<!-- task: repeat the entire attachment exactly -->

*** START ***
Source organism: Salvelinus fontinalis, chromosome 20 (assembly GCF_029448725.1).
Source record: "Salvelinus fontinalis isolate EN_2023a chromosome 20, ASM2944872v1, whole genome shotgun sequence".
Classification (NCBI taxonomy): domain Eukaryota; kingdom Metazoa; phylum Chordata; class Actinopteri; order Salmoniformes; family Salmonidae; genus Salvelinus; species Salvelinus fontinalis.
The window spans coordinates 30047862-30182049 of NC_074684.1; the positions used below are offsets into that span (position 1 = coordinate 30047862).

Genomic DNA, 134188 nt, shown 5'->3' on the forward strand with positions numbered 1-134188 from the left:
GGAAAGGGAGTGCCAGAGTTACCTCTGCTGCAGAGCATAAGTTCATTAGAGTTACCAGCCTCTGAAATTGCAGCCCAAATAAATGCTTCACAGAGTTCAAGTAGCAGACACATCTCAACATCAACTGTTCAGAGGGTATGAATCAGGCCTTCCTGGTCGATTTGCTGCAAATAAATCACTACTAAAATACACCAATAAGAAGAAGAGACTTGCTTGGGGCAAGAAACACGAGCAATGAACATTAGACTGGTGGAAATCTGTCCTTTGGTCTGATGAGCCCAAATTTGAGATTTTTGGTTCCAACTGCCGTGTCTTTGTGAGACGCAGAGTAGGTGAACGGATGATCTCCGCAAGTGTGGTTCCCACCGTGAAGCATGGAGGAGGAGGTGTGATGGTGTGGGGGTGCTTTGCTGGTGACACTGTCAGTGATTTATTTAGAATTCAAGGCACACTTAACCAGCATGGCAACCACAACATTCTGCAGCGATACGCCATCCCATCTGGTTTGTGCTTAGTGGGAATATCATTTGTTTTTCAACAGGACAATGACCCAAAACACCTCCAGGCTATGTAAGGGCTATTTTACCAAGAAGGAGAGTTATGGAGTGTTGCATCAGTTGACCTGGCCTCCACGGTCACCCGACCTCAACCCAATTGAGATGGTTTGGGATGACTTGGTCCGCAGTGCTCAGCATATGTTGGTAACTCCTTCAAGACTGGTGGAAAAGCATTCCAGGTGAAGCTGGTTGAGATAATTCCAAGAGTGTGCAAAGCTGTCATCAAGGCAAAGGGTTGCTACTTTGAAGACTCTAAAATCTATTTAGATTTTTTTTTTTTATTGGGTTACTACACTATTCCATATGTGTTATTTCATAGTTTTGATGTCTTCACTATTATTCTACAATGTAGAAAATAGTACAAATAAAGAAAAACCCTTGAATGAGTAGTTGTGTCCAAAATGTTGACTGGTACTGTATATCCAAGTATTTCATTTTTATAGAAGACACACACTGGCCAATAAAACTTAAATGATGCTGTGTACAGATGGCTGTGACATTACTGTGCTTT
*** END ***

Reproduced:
Source organism: Salvelinus fontinalis, chromosome 20 (assembly GCF_029448725.1).
Source record: "Salvelinus fontinalis isolate EN_2023a chromosome 20, ASM2944872v1, whole genome shotgun sequence".
Classification (NCBI taxonomy): domain Eukaryota; kingdom Metazoa; phylum Chordata; class Actinopteri; order Salmoniformes; family Salmonidae; genus Salvelinus; species Salvelinus fontinalis.
The window spans coordinates 30047862-30182049 of NC_074684.1; the positions used below are offsets into that span (position 1 = coordinate 30047862).

Genomic DNA, 134188 nt, shown 5'->3' on the forward strand with positions numbered 1-134188 from the left:
GGAAAGGGAGTGCCAGAGTTACCTCTGCTGCAGAGCATAAGTTCATTAGAGTTACCAGCCTCTGAAATTGCAGCCCAAATAAATGCTTCACAGAGTTCAAGTAGCAGACACATCTCAACATCAACTGTTCAGAGGGTATGAATCAGGCCTTCCTGGTCGATTTGCTGCAAATAAATCACTACTAAAATACACCAATAAGAAGAAGAGACTTGCTTGGGGCAAGAAACACGAGCAATGAACATTAGACTGGTGGAAATCTGTCCTTTGGTCTGATGAGCCCAAATTTGAGATTTTTGGTTCCAACTGCCGTGTCTTTGTGAGACGCAGAGTAGGTGAACGGATGATCTCCGCAAGTGTGGTTCCCACCGTGAAGCATGGAGGAGGAGGTGTGATGGTGTGGGGGTGCTTTGCTGGTGACACTGTCAGTGATTTATTTAGAATTCAAGGCACACTTAACCAGCATGGCAACCACAACATTCTGCAGCGATACGCCATCCCATCTGGTTTGTGCTTAGTGGGAATATCATTTGTTTTTCAACAGGACAATGACCCAAAACACCTCCAGGCTATGTAAGGGCTATTTTACCAAGAAGGAGAGTTATGGAGTGTTGCATCAGTTGACCTGGCCTCCACGGTCACCCGACCTCAACCCAATTGAGATGGTTTGGGATGACTTGGTCCGCAGTGCTCAGCATATGTTGGTAACTCCTTCAAGACTGGTGGAAAAGCATTCCAGGTGAAGCTGGTTGAGATAATTCCAAGAGTGTGCAAAGCTGTCATCAAGGCAAAGGGTTGCTACTTTGAAGACTCTAAAATCTATTTAGATTTTTTTTTTTTATTGGGTTACTACACTATTCCATATGTGTTATTTCATAGTTTTGATGTCTTCACTATTATTCTACAATGTAGAAAATAGTACAAATAAAGAAAAACCCTTGAATGAGTAGTTGTGTCCAAAATGTTGACTGGTACTGTATATCCAAGTATTTCATTTTTATAGAAGACACACACTGGCCAATAAAACTTAAATGATGCTGTGTACAGATGGCTGTGACATTACTGTGCTTT